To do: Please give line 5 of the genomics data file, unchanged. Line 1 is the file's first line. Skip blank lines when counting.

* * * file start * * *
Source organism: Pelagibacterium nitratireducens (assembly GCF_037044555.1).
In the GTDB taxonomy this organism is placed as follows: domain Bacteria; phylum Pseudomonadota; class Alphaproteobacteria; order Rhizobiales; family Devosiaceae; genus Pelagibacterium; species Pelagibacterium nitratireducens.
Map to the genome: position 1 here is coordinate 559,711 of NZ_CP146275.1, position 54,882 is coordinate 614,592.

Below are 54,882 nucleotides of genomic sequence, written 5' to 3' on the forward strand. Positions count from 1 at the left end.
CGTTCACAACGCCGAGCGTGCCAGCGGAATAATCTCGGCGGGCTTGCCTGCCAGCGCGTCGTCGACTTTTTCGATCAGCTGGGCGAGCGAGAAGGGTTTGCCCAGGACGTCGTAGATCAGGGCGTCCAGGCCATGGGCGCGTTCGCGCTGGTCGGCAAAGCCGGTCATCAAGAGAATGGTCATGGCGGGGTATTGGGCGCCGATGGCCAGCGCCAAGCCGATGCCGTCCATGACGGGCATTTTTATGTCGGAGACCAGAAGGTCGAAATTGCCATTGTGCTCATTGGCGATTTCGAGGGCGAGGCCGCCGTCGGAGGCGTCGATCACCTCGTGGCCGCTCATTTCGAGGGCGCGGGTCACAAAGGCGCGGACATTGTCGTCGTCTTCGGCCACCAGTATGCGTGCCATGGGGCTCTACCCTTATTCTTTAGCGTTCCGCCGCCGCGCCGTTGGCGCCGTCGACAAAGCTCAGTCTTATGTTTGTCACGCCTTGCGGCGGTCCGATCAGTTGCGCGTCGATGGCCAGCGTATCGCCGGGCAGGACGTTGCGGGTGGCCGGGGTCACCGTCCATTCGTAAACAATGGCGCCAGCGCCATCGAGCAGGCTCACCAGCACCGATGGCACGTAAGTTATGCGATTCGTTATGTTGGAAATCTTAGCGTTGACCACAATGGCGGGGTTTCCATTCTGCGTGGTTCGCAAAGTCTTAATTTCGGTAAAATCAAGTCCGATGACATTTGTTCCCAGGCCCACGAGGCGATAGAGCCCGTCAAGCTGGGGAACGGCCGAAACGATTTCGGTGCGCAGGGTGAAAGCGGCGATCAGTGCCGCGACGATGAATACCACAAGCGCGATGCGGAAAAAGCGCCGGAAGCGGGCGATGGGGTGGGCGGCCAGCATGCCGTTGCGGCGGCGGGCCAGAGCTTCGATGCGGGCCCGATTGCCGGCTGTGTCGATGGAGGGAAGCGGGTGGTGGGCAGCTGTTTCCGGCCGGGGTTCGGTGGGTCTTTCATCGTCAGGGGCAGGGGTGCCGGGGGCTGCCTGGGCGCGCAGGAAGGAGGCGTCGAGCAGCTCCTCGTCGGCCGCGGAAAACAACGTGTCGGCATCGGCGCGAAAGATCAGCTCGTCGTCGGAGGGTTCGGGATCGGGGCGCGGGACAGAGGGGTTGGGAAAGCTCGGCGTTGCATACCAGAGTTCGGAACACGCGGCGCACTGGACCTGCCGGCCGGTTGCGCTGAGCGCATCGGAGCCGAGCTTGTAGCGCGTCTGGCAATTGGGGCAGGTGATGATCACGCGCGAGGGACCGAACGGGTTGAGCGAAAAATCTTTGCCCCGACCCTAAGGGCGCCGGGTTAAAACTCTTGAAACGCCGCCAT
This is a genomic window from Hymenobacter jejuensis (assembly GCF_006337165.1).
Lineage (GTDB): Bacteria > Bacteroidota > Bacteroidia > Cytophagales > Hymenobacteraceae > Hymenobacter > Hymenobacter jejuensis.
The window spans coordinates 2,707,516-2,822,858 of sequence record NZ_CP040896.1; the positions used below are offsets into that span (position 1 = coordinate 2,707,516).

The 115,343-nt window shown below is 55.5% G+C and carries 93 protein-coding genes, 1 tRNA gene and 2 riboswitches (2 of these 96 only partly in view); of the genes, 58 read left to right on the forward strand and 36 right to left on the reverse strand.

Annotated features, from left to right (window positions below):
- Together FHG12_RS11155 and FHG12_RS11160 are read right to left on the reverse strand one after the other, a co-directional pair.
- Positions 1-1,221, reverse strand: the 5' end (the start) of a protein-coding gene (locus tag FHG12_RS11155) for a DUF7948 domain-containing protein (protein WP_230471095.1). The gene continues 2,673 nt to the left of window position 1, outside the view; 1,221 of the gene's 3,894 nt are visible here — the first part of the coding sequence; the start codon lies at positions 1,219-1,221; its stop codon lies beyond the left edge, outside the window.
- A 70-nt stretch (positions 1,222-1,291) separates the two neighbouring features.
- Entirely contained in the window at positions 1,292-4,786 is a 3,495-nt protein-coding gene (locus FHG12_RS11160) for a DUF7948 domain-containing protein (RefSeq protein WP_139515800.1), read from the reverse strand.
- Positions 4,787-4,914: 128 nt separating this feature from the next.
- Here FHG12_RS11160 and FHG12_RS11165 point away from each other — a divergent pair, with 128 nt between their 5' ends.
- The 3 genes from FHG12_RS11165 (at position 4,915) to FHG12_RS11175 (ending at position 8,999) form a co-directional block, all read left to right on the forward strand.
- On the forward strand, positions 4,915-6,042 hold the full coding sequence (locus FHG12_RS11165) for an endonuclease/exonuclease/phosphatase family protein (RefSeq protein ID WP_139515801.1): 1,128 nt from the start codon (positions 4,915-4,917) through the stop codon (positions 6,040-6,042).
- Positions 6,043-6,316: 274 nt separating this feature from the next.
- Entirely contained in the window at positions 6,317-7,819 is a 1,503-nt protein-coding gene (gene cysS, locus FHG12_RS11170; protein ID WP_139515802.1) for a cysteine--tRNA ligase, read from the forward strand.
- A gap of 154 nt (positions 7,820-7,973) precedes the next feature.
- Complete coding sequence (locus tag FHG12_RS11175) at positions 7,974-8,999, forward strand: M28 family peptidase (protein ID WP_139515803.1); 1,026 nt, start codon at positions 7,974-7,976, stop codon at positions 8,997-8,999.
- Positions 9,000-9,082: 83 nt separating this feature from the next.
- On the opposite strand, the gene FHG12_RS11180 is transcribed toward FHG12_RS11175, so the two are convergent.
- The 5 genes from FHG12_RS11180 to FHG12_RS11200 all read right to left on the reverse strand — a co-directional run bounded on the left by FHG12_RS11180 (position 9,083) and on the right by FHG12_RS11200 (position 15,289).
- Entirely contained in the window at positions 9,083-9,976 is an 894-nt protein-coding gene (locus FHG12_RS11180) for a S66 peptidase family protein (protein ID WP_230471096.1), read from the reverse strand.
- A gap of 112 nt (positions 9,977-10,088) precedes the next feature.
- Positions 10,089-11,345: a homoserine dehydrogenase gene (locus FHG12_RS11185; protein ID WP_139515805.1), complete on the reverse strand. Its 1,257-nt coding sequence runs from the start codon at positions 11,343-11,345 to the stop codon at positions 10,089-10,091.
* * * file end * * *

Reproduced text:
CGTTCACAACGCCGAGCGTGCCAGCGGAATAATCTCGGCGGGCTTGCCTGCCAGCGCGTCGTCGACTTTTTCGATCAGCTGGGCGAGCGAGAAGGGTTTGCCCAGGACGTCGTAGATCAGGGCGTCCAGGCCATGGGCGCGTTCGCGCTGGTCGGCAAAGCCGGTCATCAAGAGAATGGTCATGGCGGGGTATTGGGCGCCGATGGCCAGCGCCAAGCCGATGCCGTCCATGACGGGCATTTTTATGTCGGAGACCAGAAGGTCGAAATTGCCATTGTGCTCATTGGCGATTTCGAGGGCGAGGCCGCCGTCGGAGGCGTCGATCACCTCGTGGCCGCTCATTTCGAGGGCGCGGGTCACAAAGGCGCGGACATTGTCGTCGTCTTCGGCCACCAGTATGCGTGCCATGGGGCTCTACCCTTATTCTTTAGCGTTCCGCCGCCGCGCCGTTGGCGCCGTCGACAAAGCTCAGTCTTATGTTTGTCACGCCTTGCGGCGGTCCGATCAGTTGCGCGTCGATGGCCAGCGTATCGCCGGGCAGGACGTTGCGGGTGGCCGGGGTCACCGTCCATTCGTAAACAATGGCGCCAGCGCCATCGAGCAGGCTCACCAGCACCGATGGCACGTAAGTTATGCGATTCGTTATGTTGGAAATCTTAGCGTTGACCACAATGGCGGGGTTTCCATTCTGCGTGGTTCGCAAAGTCTTAATTTCGGTAAAATCAAGTCCGATGACATTTGTTCCCAGGCCCACGAGGCGATAGAGCCCGTCAAGCTGGGGAACGGCCGAAACGATTTCGGTGCGCAGGGTGAAAGCGGCGATCAGTGCCGCGACGATGAATACCACAAGCGCGATGCGGAAAAAGCGCCGGAAGCGGGCGATGGGGTGGGCGGCCAGCATGCCGTTGCGGCGGCGGGCCAGAGCTTCGATGCGGGCCCGATTGCCGGCTGTGTCGATGGAGGGAAGCGGGTGGTGGGCAGCTGTTTCCGGCCGGGGTTCGGTGGGTCTTTCATCGTCAGGGGCAGGGGTGCCGGGGGCTGCCTGGGCGCGCAGGAAGGAGGCGTCGAGCAGCTCCTCGTCGGCCGCGGAAAACAACGTGTCGGCATCGGCGCGAAAGATCAGCTCGTCGTCGGAGGGTTCGGGATCGGGGCGCGGGACAGAGGGGTTGGGAAAGCTCGGCGTTGCATACCAGAGTTCGGAACACGCGGCGCACTGGACCTGCCGGCCGGTTGCGCTGAGCGCATCGGAGCCGAGCTTGTAGCGCGTCTGGCAATTGGGGCAGGTGATGATCACGCGCGAGGGACCGAACGGGTTGAGCGAAAAATCTTTGCCCCGACCCTAAGGGCGCCGGGTTAAAACTCTTGAAACGCCGCCAT